Sorry, I went a bit off topic there. I've just been very disturbed by what I see on TV as the response to these horrors committed these days.

Alastar Packer from North Carolina on December 24, 2012:

Awesome reply Esme, thank you. Jung is a the most admired here of all the founding psychiatric-types. He not only had incredible talent and creativity but kept an open mind on esoteric subjects. The vast majority of schizophrenia certainly emanates from deep within the mind, but there are those who are respected in their fields and posit that in rare cases inter-dimensional beings are responsible for some of it. As a hands on care-provider in the psychiatric field do you have any thoughts on that being a possibility in at least a very few of these afflictions?

Madailein Aisling Ireland (author) from Seattle, WA on December 24, 2012:

Yes, Alastar. You are correct. Jung had a number of experiences with all manner of archetypes. The book that was published a couple of years ago, his "Red Book" is filled with all manner of encounters. He was such fascinating person. For a period of five or more years he had what is termed a "creative illness" by his proponents or a severe mental illness by his detractors. Jung himself termed those years a "welling up" of all the contents of his unconscious, a time when all that was in him threatened to tear him to pieces. He had a specific entity he called "Philemon" who would guide him through his unconscious contents. Whether he experienced a psychotic break or creative illness, what is remarkable is that he navigated the experience by himself--he had family and friends, but no one on par with his intellect or a counselor or medication to help him see his way through. That in and of itself is a testament to Jung's unbelievable strength and ability to honestly look at himself and his psyche. Jung also has the distinction of being one of the few psychiatrists to cure schizophrenics with nothing more than talk therapy. Jung believed in approaching clients where they were, not where we are. For example, he had a client, a "woman who lived on the moon." When he described he as such to a contemporary, Marie von Franz, she replied, "Oh, you are treating someone who believes she lives in the moon." Jung corrected her, "No. She lives on the moon." This underscored his belief that people cannot be approached from the angle of disbelief; their worlds are as real to them as ours are to us and they must be approached from that angle, otherwise, no trust is possible. I have personally seen this in my work on psychiatric units and with mentally ill people. When people tell me about what their voices are telling them, I never tell them that the voices aren't there because to the person hearing them, there are most definitely there. I will listen to the person and then tell them what is often the truth, that the voices are liars. Because they are--telling my beautiful client that she is ugly or that everyone hates her is a lie. This has helped clients more than any denial ever has, and has actually helped clients gain some control over the voices themselves, it removes the power they have by isolating the client who knows that no one believes in their existence--a fact that gives the voices a LOT of power they don't have once someone reaches out to a client from where the client is, rather than where the counselor is.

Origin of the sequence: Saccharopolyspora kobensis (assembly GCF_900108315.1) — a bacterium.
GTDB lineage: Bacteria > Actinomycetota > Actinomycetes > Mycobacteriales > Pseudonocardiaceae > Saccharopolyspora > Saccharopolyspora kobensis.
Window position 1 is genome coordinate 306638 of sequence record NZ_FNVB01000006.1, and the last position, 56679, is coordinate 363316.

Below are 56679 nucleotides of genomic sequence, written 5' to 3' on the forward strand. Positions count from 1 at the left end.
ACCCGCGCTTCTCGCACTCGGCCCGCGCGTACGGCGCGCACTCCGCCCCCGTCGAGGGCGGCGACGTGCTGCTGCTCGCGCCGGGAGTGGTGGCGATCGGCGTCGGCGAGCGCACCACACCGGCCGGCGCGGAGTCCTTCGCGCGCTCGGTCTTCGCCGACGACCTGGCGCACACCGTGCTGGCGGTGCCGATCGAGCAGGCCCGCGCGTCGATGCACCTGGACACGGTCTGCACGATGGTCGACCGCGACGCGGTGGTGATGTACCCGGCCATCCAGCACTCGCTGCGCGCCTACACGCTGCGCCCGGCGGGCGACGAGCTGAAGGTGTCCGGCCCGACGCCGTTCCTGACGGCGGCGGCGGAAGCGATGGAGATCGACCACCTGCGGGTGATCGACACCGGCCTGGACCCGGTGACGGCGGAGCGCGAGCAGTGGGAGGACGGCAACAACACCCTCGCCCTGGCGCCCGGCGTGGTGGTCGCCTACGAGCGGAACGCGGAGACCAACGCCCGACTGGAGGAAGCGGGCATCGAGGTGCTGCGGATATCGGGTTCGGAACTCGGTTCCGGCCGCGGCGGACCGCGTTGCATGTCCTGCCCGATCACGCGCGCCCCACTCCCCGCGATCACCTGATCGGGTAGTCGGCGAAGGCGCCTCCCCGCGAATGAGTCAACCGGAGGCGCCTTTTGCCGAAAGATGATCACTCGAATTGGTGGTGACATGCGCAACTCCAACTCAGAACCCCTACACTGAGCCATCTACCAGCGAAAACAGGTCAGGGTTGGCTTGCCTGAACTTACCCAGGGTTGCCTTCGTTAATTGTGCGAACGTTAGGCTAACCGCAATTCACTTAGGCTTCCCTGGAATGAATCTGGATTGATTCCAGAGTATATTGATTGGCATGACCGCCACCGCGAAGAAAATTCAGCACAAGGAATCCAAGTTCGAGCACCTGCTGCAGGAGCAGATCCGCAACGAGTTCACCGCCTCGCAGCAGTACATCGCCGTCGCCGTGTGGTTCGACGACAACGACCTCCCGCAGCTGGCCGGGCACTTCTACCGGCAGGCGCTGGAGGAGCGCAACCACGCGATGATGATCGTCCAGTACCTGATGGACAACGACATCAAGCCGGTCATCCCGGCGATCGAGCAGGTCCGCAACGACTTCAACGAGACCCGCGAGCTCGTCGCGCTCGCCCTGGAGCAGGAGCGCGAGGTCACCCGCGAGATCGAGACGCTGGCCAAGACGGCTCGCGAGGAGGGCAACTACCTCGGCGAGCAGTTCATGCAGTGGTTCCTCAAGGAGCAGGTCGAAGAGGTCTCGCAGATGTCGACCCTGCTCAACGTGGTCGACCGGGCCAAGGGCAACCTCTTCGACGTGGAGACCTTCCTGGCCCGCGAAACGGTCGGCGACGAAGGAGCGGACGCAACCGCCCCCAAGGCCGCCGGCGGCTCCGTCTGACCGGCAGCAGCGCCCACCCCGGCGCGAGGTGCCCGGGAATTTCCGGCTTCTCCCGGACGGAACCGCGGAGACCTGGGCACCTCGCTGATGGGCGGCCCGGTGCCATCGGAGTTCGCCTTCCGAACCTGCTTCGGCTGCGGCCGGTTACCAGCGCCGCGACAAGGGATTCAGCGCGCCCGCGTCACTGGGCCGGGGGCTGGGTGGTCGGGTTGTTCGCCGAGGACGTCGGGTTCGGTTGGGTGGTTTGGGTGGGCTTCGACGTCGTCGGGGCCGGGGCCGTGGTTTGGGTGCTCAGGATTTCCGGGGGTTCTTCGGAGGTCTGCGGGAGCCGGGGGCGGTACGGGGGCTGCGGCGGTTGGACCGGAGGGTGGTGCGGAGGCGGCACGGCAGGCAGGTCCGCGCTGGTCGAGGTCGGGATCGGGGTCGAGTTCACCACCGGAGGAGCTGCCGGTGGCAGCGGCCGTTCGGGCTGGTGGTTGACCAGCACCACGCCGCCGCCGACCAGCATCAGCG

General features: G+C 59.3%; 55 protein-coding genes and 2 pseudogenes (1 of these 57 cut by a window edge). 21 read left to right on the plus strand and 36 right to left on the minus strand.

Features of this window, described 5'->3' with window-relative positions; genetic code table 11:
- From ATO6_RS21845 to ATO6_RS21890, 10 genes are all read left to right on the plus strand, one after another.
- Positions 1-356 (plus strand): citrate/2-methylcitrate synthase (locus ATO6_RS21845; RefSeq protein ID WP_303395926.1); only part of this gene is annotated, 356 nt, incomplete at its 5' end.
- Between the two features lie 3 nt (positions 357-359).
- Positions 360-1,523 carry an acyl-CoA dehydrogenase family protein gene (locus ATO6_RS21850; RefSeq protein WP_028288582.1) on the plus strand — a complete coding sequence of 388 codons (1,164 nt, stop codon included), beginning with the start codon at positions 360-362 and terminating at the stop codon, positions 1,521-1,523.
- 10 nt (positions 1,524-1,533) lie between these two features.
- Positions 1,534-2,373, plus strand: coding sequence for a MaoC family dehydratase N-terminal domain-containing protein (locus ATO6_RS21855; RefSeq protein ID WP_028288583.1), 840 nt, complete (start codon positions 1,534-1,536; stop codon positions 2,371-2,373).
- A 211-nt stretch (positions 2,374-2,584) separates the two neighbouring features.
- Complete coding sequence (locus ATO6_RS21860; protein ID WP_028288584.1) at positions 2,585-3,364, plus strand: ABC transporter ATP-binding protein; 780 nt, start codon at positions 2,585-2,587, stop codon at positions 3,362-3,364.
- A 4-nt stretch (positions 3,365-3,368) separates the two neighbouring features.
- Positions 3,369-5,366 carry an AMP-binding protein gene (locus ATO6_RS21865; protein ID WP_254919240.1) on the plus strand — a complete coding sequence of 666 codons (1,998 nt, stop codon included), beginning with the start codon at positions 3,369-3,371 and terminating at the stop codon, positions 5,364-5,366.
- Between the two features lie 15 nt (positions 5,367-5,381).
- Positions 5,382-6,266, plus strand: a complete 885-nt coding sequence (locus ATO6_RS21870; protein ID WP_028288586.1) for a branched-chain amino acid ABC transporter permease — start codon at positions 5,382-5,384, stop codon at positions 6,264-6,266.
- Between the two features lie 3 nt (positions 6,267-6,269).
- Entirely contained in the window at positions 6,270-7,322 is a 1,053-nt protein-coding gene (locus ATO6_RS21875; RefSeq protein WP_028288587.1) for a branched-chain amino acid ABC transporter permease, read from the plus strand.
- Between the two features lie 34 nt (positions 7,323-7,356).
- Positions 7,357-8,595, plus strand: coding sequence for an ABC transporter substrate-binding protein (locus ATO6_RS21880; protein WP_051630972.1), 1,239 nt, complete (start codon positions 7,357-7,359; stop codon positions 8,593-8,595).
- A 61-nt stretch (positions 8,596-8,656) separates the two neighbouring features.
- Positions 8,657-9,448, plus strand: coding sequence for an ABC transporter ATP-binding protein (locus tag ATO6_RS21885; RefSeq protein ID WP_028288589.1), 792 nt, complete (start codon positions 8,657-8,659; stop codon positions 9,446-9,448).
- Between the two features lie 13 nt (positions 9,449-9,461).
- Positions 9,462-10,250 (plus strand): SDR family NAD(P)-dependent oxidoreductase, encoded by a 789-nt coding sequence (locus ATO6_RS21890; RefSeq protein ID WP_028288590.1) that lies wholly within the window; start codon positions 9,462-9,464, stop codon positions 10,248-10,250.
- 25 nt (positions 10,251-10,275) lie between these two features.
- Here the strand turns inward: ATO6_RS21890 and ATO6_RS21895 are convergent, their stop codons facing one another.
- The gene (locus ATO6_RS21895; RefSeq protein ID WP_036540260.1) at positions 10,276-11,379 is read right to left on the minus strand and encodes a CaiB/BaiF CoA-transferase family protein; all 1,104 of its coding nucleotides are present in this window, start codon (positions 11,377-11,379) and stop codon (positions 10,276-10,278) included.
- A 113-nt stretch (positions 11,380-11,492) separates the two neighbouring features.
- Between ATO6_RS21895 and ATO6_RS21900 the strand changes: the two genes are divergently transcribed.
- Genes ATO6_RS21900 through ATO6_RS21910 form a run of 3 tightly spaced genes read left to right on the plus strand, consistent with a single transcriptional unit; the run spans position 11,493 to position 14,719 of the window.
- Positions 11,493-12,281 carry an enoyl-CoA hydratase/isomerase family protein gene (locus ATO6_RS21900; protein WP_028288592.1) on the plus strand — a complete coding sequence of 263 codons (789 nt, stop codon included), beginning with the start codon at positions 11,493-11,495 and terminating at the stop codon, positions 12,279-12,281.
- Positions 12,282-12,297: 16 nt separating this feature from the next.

Jung's Red Book is a marvel to read--not only does it reveal the foundation of his work, but man, that guy! Talent is an understatement. He has drawings he did in that book that are first class artwork. I just don't know how one person could have that much going on and not end up with a "creative illness!"

Alastar Packer from North Carolina on December 23, 2012:

Yes, thank you Esme. Jung wrote of imagining himself peacefully relaxing in a cave where an animal archetype- he expected this to happen- came to him and took him on a deep sub-conscious journey. At different 'levels' he met other archetypes who spoke about things concerning his life. An exercise in the collective unconscious I believe.

Madailein Aisling Ireland (author) from Seattle, WA on December 23, 2012:

Hi Alastar,

Thanks for you comments.

The anima and animus typically deal with the unconscious part of the psyche, it is normally of the opposite sex of the dreamer's gender. Sometimes in dreams when one meets up with animals in dreams, the animals tend to represent a more wild, more repressed part of the psyche.

I'm not sure, but I think maybe you are thinking of shamanism perhaps? It is typical of shamans to have an animal totem that they have a relationship with that they use to make contact with the spirit world. This is where the concept of shapeshifting originates.

Does that help? Or did I not answer your question? Let me know and I will try to help!

Alastar Packer from North Carolina on December 22, 2012:

I like Jung's mind-set and interior paths of exploration. Studied some of this in school but had forgotten a good bit which your excellent write refreshed and added to, Esme. What is that where one imagines meeting an archetypal animal in a comfortable setting which leads them deep into the psyche? Jungian Anima maybe?